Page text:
Map #64: November 6, 2017

Difficulty Level: 4

Click here for a full-size version of this week’s map.

This map is a choropleth of the states of Brazil. (Do you need a refresher on what a choropleth is? Visit our “Basics” page for a quick primer.) On this map, each state is shaded in proportion to a particular statistic. Darker colors indicate that a state has more of the statistic in question. As always, your job is to figure out what this choropleth represents.

Stumped? Check back Tuesday, Wednesday, Thursday, and Friday for hints about where to focus your investigation. The answer will be posted on Monday, November 13. Good luck!

Tuesday’s hint: One interesting feature of this map is that a few states that are home to big cities stand out from their neighbors. One is the Federal District, home to the capital of Brasília. The other is São Paulo, Brazil’s most populous state (and namesake of Brazil’s most populous city). The fact that some cities stand out—however faintly—are an indication that the solution has to do with political geography rather than physical geography.

Wednesday’s hint: The darkest state on this map, by a considerable margin, is Amazonas. Amazonas, Brazil’s largest state by area, covers an enormous swath of tropical rainforest surrounding the Amazon River and its tributaries. The population of Amazonas has been growing for a long time as people move there to take advantage of economic opportunities (most of which involve, in one way or another, chopping down the rainforest and polluting the waterways). In 1972, Brazil inaugurated the Trans-Amazon Highway, a road that runs from the Atlantic Ocean all the way into the heart of Amazonas. Not only has the highway brought economic investment into the state, but it has also brought many migrants from more populated parts of Brazil. As a result of this influx, the shade of blue in Amazonas is getting lighter and lighter. Prior to 1972, it would have been considerably darker. Prior to the big rubber boom in Manaus in the 1890s, it would have been extremely dark.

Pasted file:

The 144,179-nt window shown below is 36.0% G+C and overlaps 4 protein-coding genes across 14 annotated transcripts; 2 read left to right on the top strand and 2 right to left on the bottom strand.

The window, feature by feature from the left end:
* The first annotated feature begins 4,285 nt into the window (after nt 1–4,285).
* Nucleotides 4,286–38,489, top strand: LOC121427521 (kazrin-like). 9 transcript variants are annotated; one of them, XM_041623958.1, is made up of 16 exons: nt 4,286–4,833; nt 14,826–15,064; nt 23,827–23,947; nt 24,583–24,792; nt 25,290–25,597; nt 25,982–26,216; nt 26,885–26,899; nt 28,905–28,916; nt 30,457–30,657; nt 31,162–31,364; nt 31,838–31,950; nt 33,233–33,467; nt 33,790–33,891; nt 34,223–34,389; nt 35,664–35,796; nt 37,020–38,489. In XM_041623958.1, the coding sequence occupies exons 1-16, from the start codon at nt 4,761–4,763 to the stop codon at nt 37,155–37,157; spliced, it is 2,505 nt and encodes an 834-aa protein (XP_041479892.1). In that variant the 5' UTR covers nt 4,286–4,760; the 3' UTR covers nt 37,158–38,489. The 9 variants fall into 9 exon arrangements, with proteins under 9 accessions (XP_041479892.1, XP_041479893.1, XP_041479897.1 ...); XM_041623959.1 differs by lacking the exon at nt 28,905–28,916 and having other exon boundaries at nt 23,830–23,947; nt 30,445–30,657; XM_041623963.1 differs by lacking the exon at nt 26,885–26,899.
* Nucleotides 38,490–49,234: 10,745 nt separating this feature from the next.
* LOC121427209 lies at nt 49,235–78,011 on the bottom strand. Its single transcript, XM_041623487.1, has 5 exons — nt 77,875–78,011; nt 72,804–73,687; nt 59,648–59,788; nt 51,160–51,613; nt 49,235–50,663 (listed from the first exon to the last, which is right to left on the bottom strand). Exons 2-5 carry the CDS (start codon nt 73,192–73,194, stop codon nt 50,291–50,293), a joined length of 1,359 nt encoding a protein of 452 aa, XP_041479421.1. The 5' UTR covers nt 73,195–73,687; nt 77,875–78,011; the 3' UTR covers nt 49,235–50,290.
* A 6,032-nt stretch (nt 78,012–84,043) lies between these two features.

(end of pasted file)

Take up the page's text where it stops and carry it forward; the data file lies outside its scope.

Thursday’s hint: Another very dark state on this map is Amapá, which borders Suriname and French Guiana. Amapá is not very developed. In fact, about 70% of the state is made up of dense, unexplored forests. Whereas most states in Brazil have experienced extensive deforestation, Amapá has lost only about 2% of its forest. The state is also home to one of the world’s largest national parks. All this means that Amapá hasn’t had the same influx of migrants that has come to many other Brazilian states. What do you think the demographics would be like under such circumstances?

Friday’s hint: Finally, one more state that appears fairly dark on this map is Roraima. Roraima is an interesting state because nearly half of the entire land area of the state—about 46%, to be precise—has been legally set aside to be inhabited by a certain group of people. Which group?

Answer: Click here to see an explanation of the answer to this week’s map question.

Next map: Click here to try out our newest map question.